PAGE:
In examples like the following, what is the difference between "with" and "in". Although, this is only one example, it would be interesting if someone can explain it in more detail.

I will help you with cooking.

I will help you in cooking.

I searched it online and Google came up with both forms used in different websites.

4 Answers 4


I am unaware of any hard and fast rule either, but having thought about it and looked at some NGram results showing actual uses, a pattern seemed to emerge.

Help with is used for a concrete thing. Saying "in" in this context would not make sense:

  • I will help you with your program.
  • This will help you with your skin problem.

Help in is often used when there's a verb involved. Saying "with" in this context probably works in most cases but doesn't feel as natural:

  • I will help you in writing your program.
  • This will help you in curing your skin problem.

Help in is also used when the thing in question is more nebulous/abstract. Saying "with" makes sense in the first two examples but not the third, so I'm not sure if there's a general rule here:

  • This will help you in life's journey.
  • This book will help you in a number of areas.
  • I will help you in every way I can.
  • I agree with the analysis. That said, I think the "help in verb-ing" construct reflects a weak writing style. In your two examples, "I will help you write your program," or "This will help you cure your skin problem," would be improved, more direct ways to convey the sentiments; I believe most editors would agree.
    – J.R.
    Commented Mar 3, 2012 at 11:36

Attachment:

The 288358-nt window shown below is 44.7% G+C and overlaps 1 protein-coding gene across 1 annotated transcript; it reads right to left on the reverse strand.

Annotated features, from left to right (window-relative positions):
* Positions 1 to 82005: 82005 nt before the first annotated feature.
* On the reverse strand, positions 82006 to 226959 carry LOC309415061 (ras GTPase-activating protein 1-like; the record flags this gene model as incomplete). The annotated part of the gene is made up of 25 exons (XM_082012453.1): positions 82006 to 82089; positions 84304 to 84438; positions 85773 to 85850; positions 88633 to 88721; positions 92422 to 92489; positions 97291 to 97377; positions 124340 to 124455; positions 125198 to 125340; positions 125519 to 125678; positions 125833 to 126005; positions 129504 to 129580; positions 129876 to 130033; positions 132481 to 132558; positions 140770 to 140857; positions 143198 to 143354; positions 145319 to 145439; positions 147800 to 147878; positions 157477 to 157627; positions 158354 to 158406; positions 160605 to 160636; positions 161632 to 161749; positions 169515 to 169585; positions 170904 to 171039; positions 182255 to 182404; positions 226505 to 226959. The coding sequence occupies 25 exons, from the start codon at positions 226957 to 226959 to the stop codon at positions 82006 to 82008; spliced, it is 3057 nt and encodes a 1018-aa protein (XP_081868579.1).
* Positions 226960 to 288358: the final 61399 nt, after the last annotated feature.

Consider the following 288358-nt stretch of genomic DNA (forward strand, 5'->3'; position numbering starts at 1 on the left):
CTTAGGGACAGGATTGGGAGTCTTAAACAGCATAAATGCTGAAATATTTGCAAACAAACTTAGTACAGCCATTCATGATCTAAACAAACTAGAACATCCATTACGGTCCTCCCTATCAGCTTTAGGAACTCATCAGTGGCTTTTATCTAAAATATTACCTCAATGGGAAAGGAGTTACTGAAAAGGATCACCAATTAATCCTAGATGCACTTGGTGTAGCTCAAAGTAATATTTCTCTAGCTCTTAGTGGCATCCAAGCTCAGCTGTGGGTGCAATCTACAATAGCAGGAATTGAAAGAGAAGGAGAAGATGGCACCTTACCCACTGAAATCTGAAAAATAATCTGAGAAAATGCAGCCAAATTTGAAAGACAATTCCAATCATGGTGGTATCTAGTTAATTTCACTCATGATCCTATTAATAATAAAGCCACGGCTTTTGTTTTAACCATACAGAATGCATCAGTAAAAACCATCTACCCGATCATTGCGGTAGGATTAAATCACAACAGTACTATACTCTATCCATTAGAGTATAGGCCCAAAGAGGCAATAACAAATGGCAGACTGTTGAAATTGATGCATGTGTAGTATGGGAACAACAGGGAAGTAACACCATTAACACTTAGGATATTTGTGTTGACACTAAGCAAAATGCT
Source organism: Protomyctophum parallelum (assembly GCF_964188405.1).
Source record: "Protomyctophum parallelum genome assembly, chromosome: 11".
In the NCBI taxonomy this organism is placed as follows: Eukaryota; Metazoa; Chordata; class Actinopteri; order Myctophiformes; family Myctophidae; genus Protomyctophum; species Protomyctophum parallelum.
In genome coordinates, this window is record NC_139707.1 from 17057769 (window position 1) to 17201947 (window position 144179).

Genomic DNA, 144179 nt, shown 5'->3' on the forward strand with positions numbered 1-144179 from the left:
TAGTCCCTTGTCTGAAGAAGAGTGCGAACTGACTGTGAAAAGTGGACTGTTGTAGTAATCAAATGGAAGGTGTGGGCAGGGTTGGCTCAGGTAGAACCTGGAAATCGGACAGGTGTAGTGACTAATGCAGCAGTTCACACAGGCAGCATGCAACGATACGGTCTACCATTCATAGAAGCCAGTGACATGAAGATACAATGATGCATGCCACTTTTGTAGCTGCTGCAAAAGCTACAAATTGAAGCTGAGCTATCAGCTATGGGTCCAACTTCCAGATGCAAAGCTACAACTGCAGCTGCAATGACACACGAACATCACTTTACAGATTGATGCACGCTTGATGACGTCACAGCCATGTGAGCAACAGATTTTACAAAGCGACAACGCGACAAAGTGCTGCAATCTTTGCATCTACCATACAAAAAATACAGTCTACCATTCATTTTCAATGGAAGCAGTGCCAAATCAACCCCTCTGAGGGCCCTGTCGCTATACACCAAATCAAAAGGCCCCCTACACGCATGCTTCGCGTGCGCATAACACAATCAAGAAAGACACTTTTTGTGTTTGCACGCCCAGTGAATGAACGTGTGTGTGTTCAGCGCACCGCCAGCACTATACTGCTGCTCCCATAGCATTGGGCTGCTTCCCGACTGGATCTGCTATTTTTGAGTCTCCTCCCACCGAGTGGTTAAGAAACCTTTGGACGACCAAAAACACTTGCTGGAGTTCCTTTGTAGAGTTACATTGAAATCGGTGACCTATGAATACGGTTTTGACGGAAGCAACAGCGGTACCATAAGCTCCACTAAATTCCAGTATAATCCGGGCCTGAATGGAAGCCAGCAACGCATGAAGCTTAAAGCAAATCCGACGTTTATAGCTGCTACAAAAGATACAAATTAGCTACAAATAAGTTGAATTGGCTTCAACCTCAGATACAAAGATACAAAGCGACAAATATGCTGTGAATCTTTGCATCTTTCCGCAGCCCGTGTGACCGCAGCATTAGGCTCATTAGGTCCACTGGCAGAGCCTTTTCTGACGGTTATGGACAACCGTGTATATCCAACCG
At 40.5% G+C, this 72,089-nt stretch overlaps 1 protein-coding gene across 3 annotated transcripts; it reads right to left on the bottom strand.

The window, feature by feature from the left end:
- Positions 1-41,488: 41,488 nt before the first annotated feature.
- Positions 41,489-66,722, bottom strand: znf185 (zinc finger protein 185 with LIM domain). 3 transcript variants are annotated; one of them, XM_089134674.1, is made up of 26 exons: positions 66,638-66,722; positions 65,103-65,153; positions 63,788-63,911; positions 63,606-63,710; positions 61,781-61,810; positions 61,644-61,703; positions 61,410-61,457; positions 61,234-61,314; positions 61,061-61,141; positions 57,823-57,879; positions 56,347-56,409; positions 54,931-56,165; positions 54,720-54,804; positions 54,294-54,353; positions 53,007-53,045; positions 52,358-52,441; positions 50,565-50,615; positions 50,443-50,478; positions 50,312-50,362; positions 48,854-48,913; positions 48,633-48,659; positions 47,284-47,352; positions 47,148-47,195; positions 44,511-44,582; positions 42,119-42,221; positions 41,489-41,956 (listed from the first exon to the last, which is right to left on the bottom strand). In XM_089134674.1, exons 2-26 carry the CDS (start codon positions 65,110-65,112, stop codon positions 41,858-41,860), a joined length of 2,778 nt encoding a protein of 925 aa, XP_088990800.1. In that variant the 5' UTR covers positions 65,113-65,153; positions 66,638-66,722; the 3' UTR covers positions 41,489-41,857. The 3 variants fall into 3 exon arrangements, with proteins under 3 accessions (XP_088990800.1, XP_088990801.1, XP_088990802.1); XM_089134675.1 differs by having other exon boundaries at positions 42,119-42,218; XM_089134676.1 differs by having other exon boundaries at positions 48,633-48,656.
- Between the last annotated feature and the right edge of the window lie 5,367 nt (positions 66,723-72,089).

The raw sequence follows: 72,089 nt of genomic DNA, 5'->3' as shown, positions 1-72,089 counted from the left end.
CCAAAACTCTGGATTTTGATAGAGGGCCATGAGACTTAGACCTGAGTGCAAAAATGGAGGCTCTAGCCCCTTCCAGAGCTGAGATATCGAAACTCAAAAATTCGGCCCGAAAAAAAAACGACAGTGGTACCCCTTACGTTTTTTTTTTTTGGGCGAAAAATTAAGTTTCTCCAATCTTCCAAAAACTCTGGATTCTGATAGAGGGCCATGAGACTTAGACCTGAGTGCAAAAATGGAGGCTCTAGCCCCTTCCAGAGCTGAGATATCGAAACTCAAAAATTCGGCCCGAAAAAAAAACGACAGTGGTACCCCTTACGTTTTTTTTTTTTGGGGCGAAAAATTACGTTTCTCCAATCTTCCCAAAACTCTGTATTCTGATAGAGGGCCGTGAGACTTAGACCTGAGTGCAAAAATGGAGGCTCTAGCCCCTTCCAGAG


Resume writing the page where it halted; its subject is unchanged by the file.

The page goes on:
• Yeah I agree that all the alternatives sound better: help you to write your program, help you with your program, and help you write your program. Nonetheless those constructs were the majority of the ones I saw glancing through the NGrams of "help you in".
    – Lynn
    Commented Mar 3, 2012 at 13:36

As aforementioned, I also don't believe that an implemented rule actually exists. However, I do concur with the notion of using "in" whenever a continuous verb ensues. I have concluded that one should choose "in" whenever cause and effect is emphasized. One should also use "in" if their intimation of an occurrence is inevitable.

"I will help you in your time of need." "If anyone is confused, I will assist them in setting it up."

I tend to think of the word "involved" whenever this occasion arises. If you or another party is "involved" in the situation; it's safe to use "in".


I will help you with this... or will I help you in this? Now I'm too confused to help...

On a more serious note, oftentimes, I think one preposition simply sounds right, even though others would be acceptable. For example, my kids always say, "This happened to me on accident," which always sounds "off" to me (I'd say, "This happened to me by accident"). However, I've lately noticed a lot of others saying "on accident" as well, so maybe it's a mere matter of preference?

Back to with this vs. in this, I think it can depend on the context. For example, I'd say:

  • I will help you with this question. I will help you in this matter.
  • I will help you with your homework. I will help you in your time of need.

In each of these examples, I wouldn't want to swap the prepositions. I'm unaware of any hard-and-fast rule dictating when one should be used over the other.


Let's take your example and try to get the feeling out:

"I will help you in cooking" — seems to be an offer of help when instance of the act (of cooking) is underway. In other words, when "cooking" becomes a present continuous verb.

"I will help you with cooking" seems to be a kind of help that broadens the scope of time. Here cooking seems to be more of a noun.

  • This is incorrect and misleading. It has nothing to do with time. cooking never becomes a present continuous verb in these sentences. In both cases, it's a gerund — in other words, a verb that becomes a noun by adding ing.
    – ba_ul
    Commented Jul 20, 2017 at 13:29

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